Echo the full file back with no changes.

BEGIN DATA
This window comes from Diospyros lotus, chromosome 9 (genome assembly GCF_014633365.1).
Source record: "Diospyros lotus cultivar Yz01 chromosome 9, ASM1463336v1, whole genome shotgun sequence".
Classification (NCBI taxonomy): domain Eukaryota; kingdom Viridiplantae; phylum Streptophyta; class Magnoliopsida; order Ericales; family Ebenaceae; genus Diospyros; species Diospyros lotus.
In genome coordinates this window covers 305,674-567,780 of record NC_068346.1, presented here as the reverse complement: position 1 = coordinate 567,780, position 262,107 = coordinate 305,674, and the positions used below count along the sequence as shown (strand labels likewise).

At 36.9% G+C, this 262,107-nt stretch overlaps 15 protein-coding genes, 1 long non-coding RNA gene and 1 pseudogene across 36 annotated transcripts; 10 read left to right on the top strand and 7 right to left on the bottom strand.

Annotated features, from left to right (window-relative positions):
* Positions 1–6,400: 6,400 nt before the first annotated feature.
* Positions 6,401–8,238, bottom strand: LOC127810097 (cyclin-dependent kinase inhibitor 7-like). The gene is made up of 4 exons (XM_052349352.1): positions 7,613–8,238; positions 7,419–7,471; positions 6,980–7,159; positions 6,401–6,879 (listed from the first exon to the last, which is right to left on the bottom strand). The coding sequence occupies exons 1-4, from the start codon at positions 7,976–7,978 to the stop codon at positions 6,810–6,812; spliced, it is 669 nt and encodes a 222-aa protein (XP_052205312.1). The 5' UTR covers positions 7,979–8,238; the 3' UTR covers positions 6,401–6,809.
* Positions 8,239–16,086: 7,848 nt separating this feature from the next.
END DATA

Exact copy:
This window comes from Diospyros lotus, chromosome 9 (genome assembly GCF_014633365.1).
Source record: "Diospyros lotus cultivar Yz01 chromosome 9, ASM1463336v1, whole genome shotgun sequence".
Classification (NCBI taxonomy): domain Eukaryota; kingdom Viridiplantae; phylum Streptophyta; class Magnoliopsida; order Ericales; family Ebenaceae; genus Diospyros; species Diospyros lotus.
In genome coordinates this window covers 305,674-567,780 of record NC_068346.1, presented here as the reverse complement: position 1 = coordinate 567,780, position 262,107 = coordinate 305,674, and the positions used below count along the sequence as shown (strand labels likewise).

At 36.9% G+C, this 262,107-nt stretch overlaps 15 protein-coding genes, 1 long non-coding RNA gene and 1 pseudogene across 36 annotated transcripts; 10 read left to right on the top strand and 7 right to left on the bottom strand.

Annotated features, from left to right (window-relative positions):
* Positions 1–6,400: 6,400 nt before the first annotated feature.
* Positions 6,401–8,238, bottom strand: LOC127810097 (cyclin-dependent kinase inhibitor 7-like). The gene is made up of 4 exons (XM_052349352.1): positions 7,613–8,238; positions 7,419–7,471; positions 6,980–7,159; positions 6,401–6,879 (listed from the first exon to the last, which is right to left on the bottom strand). The coding sequence occupies exons 1-4, from the start codon at positions 7,976–7,978 to the stop codon at positions 6,810–6,812; spliced, it is 669 nt and encodes a 222-aa protein (XP_052205312.1). The 5' UTR covers positions 7,979–8,238; the 3' UTR covers positions 6,401–6,809.
* Positions 8,239–16,086: 7,848 nt separating this feature from the next.